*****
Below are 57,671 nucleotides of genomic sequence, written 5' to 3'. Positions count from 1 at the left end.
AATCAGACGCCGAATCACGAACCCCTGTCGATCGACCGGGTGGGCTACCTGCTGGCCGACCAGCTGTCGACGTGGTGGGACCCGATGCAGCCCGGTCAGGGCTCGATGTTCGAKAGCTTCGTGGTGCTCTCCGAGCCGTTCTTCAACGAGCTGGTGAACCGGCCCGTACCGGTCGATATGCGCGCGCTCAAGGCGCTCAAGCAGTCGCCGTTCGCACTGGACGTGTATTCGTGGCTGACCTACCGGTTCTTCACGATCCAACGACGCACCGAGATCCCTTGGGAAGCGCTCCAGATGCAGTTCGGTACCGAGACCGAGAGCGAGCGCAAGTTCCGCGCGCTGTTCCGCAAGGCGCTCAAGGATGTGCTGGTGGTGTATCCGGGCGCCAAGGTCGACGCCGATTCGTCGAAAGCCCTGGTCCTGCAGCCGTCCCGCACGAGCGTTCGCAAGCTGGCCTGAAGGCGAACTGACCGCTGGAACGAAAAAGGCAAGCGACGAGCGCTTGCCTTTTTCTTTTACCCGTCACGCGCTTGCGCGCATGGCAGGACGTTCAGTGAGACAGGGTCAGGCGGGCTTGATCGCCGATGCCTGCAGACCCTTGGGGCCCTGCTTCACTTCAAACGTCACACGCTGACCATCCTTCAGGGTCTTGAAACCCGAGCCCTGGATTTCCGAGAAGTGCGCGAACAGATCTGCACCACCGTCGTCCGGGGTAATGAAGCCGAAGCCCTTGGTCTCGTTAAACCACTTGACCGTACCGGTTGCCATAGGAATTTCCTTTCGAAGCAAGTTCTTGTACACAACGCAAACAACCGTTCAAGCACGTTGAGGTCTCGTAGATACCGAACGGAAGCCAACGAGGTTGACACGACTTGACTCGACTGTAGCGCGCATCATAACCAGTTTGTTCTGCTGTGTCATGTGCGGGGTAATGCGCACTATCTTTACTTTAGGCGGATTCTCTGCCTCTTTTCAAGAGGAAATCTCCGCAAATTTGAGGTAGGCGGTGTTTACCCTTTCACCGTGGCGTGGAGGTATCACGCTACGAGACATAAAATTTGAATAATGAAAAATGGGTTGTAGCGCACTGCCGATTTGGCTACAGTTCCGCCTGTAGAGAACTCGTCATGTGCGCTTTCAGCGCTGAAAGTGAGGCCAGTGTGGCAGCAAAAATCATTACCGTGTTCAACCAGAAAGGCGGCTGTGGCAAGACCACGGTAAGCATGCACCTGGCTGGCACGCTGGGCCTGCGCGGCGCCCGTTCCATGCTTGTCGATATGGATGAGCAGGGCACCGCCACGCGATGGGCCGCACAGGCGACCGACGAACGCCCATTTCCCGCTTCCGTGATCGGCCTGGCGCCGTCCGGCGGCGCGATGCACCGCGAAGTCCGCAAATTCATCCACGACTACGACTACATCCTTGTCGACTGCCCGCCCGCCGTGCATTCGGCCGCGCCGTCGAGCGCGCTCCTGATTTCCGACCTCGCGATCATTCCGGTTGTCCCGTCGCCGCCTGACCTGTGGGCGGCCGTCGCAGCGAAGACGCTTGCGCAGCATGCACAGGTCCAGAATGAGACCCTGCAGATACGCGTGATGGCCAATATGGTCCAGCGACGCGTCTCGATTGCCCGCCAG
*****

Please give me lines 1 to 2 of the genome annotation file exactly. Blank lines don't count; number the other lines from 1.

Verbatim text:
Below are 57,671 nucleotides of genomic sequence, written 5' to 3'. Positions count from 1 at the left end.
AATCAGACGCCGAATCACGAACCCCTGTCGATCGACCGGGTGGGCTACCTGCTGGCCGACCAGCTGTCGACGTGGTGGGACCCGATGCAGCCCGGTCAGGGCTCGATGTTCGAKAGCTTCGTGGTGCTCTCCGAGCCGTTCTTCAACGAGCTGGTGAACCGGCCCGTACCGGTCGATATGCGCGCGCTCAAGGCGCTCAAGCAGTCGCCGTTCGCACTGGACGTGTATTCGTGGCTGACCTACCGGTTCTTCACGATCCAACGACGCACCGAGATCCCTTGGGAAGCGCTCCAGATGCAGTTCGGTACCGAGACCGAGAGCGAGCGCAAGTTCCGCGCGCTGTTCCGCAAGGCGCTCAAGGATGTGCTGGTGGTGTATCCGGGCGCCAAGGTCGACGCCGATTCGTCGAAAGCCCTGGTCCTGCAGCCGTCCCGCACGAGCGTTCGCAAGCTGGCCTGAAGGCGAACTGACCGCTGGAACGAAAAAGGCAAGCGACGAGCGCTTGCCTTTTTCTTTTACCCGTCACGCGCTTGCGCGCATGGCAGGACGTTCAGTGAGACAGGGTCAGGCGGGCTTGATCGCCGATGCCTGCAGACCCTTGGGGCCCTGCTTCACTTCAAACGTCACACGCTGACCATCCTTCAGGGTCTTGAAACCCGAGCCCTGGATTTCCGAGAAGTGCGCGAACAGATCTGCACCACCGTCGTCCGGGGTAATGAAGCCGAAGCCCTTGGTCTCGTTAAACCACTTGACCGTACCGGTTGCCATAGGAATTTCCTTTCGAAGCAAGTTCTTGTACACAACGCAAACAACCGTTCAAGCACGTTGAGGTCTCGTAGATACCGAACGGAAGCCAACGAGGTTGACACGACTTGACTCGACTGTAGCGCGCATCATAACCAGTTTGTTCTGCTGTGTCATGTGCGGGGTAATGCGCACTATCTTTACTTTAGGCGGATTCTCTGCCTCTTTTCAAGAGGAAATCTCCGCAAATTTGAGGTAGGCGGTGTTTACCCTTTCACCGTGGCGTGGAGGTATCACGCTACGAGACATAAAATTTGAATAATGAAAAATGGGTTGTAGCGCACTGCCGATTTGGCTACAGTTCCGCCTGTAGAGAACTCGTCATGTGCGCTTTCAGCGCTGAAAGTGAGGCCAGTGTGGCAGCAAAAATCATTACCGTGTTCAACCAGAAAGGCGGCTGTGGCAAGACCACGGTAAGCATGCACCTGGCTGGCACGCTGGGCCTGCGCGGCGCCCGTTCCATGCTTGTCGATATGGATGAGCAGGGCACCGCCACGCGATGGGCCGCACAGGCGACCGACGAACGCCCATTTCCCGCTTCCGTGATCGGCCTGGCGCCGTCCGGCGGCGCGATGCACCGCGAAGTCCGCAAATTCATCCACGACTACGACTACATCCTTGTCGACTGCCCGCCCGCCGTGCATTCGGCCGCGCCGTCGAGCGCGCTCCTGATTTCCGACCTCGCGATCATTCCGGTTGTCCCGTCGCCGCCTGACCTGTGGGCGGCCGTCGCAGCGAAGACGCTTGCGCAGCATGCACAGGTCCAGAATGAGACCCTGCAGATACGCGTGATGGCCAATATGGTCCAGCGACGCGTCTCGATTGCCCGCCAG